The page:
TomTom Go Live 1005 satnav
Review TomTom's Go Live 1000 series of high-end PNDs debuted in September in 4.3in form but the recently arrived 1005 model is the first TomTom to break the 5in barrier. In common with the lesser 1000 series models, the 1005 also has a capacitive touchscreen – Fluid Touch in TomTom speak – redesigned map and UI graphics, a revised menu layout and allegedly faster route planning.
Traffic shaper: TomTom's Go Live 1005
Compared to Navigon's 5in 70 Plus – reviewed here – the TomTom Go Live 1005 Europe is heavier and is a shade larger along all axes. Of course, if you wan't a pocket-portable satnav, you probably shouldn't go for a unit with a 5in screen to begin with. Size aside, it’s a smart looking bit of kit, with a nicely rounded shape and sturdy body.
The gloss finish capacitive screen doesn’t match the resolution of that on the Garmin 3790T and hence isn’t as crisp, and there’s no multi-touch either. Nor is the UI quite as slick but, to be fair, both screen and user interface are better than you will find on any other PND apart from the Garmin.
TomTom's map designs had started to look just a little weary of late, but the restyle goes a long way towards rectifying things. Now with richer colours and better definition, the graphics are much clearer and text easier to read.
Enhanced graphics are among the improvements
The adaptable data strip along the bottom of the screen has also been re-jigged and now shows information in either one, two or three distinct areas. The 5in screen leaves plenty of room for POI locations, traffic problems and other journey information to be displayed without clutter. The menu structure has also been updated and everything is now laid out in a far more logical manner.
TomTom makes much of the Go Live 1005's speedy route planning, but to be honest I didn't notice any difference compared to other modern PNDs with a decent processor under the bonnet. Moreover, you still have to wait a fair while for the unit to process live traffic information.
The 1005 comes with all TomTom's bells and whistles including the excellent HD Traffic congestion monitor, IQ Routes route planning, voice command, Bluetooth, speed camera locations, graphical lane change display, weather forecasts and Google Local Search. It also features Eco routes, which is intended to take you along the most fuel efficient journey to reach your destination.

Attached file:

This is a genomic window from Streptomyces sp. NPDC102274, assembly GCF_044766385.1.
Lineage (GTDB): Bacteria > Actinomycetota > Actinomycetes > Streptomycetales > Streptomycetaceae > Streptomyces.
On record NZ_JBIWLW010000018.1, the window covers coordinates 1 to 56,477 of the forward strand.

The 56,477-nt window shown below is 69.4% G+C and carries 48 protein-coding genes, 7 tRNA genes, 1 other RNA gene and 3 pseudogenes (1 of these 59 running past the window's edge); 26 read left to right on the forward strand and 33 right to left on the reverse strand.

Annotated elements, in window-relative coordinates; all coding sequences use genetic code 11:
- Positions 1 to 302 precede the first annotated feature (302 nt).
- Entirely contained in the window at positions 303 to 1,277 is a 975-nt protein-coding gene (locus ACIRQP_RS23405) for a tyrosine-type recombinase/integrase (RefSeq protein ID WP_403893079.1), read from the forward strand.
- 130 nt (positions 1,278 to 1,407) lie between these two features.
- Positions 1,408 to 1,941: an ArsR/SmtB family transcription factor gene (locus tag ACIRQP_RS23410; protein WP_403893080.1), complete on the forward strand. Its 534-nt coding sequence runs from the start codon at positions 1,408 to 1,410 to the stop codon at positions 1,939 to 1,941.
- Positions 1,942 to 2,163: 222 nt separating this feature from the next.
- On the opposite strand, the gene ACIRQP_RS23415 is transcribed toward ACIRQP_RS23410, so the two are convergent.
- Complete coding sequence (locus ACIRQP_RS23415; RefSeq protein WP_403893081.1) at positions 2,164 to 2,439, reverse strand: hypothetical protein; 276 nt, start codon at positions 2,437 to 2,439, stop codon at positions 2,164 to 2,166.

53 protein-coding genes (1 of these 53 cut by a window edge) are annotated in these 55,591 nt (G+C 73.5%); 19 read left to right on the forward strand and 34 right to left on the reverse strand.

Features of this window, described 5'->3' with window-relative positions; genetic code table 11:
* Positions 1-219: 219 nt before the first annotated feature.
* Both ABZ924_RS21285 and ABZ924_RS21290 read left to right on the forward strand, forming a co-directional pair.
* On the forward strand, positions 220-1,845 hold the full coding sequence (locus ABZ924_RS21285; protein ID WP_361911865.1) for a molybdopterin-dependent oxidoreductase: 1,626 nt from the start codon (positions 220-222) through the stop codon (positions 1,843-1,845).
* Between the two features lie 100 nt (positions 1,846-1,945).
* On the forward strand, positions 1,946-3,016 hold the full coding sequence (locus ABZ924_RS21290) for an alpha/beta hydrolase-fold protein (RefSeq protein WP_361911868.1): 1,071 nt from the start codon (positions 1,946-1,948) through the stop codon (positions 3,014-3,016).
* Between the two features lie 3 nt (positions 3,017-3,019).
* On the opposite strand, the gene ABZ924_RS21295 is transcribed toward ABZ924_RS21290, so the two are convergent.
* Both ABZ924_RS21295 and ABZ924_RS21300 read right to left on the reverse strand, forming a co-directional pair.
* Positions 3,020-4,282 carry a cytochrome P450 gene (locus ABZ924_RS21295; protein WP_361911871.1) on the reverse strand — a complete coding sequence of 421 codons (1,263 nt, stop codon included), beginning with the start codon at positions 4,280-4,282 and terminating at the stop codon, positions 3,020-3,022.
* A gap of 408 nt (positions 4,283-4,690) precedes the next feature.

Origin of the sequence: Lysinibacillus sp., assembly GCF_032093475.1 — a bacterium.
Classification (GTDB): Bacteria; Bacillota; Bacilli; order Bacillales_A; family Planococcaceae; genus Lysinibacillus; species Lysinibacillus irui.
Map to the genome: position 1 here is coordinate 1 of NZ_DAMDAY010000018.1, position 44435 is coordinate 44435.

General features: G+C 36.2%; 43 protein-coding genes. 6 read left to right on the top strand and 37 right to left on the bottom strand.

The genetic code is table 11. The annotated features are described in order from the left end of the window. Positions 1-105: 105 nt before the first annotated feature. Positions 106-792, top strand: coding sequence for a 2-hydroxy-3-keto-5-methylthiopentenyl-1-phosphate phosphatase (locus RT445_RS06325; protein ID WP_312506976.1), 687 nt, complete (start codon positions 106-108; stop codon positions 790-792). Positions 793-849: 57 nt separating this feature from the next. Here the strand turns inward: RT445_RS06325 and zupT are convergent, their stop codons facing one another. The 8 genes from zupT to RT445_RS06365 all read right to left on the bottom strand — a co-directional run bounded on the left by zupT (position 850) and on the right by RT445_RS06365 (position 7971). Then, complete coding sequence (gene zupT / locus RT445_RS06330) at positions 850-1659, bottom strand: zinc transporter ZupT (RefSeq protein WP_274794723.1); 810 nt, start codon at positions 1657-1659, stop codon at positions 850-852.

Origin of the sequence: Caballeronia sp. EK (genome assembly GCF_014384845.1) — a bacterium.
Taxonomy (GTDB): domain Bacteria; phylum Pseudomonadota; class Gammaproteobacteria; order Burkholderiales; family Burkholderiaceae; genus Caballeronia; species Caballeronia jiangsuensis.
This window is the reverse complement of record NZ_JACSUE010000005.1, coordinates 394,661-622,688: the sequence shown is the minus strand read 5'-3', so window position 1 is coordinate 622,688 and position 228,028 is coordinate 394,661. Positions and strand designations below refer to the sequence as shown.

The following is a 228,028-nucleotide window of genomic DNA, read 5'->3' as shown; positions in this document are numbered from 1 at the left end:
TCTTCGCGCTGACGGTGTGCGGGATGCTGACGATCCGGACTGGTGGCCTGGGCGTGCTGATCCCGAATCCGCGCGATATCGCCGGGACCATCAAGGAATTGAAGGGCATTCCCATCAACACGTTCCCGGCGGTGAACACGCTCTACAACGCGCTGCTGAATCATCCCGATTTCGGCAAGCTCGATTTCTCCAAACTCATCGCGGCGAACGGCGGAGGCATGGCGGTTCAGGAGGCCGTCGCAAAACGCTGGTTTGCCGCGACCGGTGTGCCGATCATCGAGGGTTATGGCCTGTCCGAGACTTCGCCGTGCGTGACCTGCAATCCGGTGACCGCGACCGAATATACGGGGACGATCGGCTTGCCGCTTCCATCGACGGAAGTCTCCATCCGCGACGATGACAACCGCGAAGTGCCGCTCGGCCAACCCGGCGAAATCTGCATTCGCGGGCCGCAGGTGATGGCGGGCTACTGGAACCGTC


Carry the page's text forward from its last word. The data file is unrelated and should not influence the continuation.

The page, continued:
HD Traffic and the other data linked "Live" services come free for the first twelve months. After that, it will set you back £47.50 a year. It's a price worth paying if dodging jams is a priority, as HD Traffic is much, much better than basic TMC. Quarterly map updates cost just shy of £20 per annum.
Vocal guidance and the various voice options are of a uniform high quality. For those who appreciate such frippery, you can now install a selection of Star Wars voices on your TomTom for £7.95 a pop. Alas, the system still sticks with TomTom's traditional 'hundreds and thousands' style of road number enunciation. And quite an annoyance that proves to be.
3D driving view
GPS signal acquisition and retention was also very impressive. Indeed, I can't criticise the navigation choices made by IQ Routes, the destination selection system or the pin-point accuracy of my indicated location. The internal battery lasted for an average 90 minutes between charges, which isn't bad for a large screen device. The antenna for the GPRS data feed is built into the device, so there is no need for an aerial cable, though anyone with an athermic windscreen or a built-in heater element may curse this feature.
TomTom screen mounts have always been good but the latest generation are best yet. Rather than clip into the cradle, the 1005 attaches itself magnetically. The power cable then passes through a hole in the cradle and connects, again magnetically, to the unit. Since the power connector hangs down in the vertical plane frayed wires and short-outs shouldn't be a problem as the unit ages.
Well specified, but voice announcements and commands need refining
After the 3790T, the voice command system was a disappointment, with the TomTom having a more limited and fixed phraseology, so you can't simply rattle off POIs by name after saying, “Navigate to...” Having to tap the small on-screen microphone icon, is also a less ideal way of firing the system up, compared to just shouting "Voice control" at the Garmin.
On a couple of occasions while reviewing on-screen route instructions, the system crashed and re-booted, which suggests the OS is not wholly as stable as it could be. Fortunately, the problem never presented itself in transit.
At only £30 more than the 4.3in Go Live 1000 the 1005 is a pretty good value and an impressive PND in its own right. Indeed, the TomTom's HD traffic avoidance system remains the benchmark against which all other systems are judged. The 5in screen is good to look at and use, while the redesigned maps and menu graphics are a great improvement. But if it's the 5in screen rather than HD Traffic that is the main attraction, the Navigon 70 Plus offers the same for £100 less and comes with free, lifetime TMC data. ®
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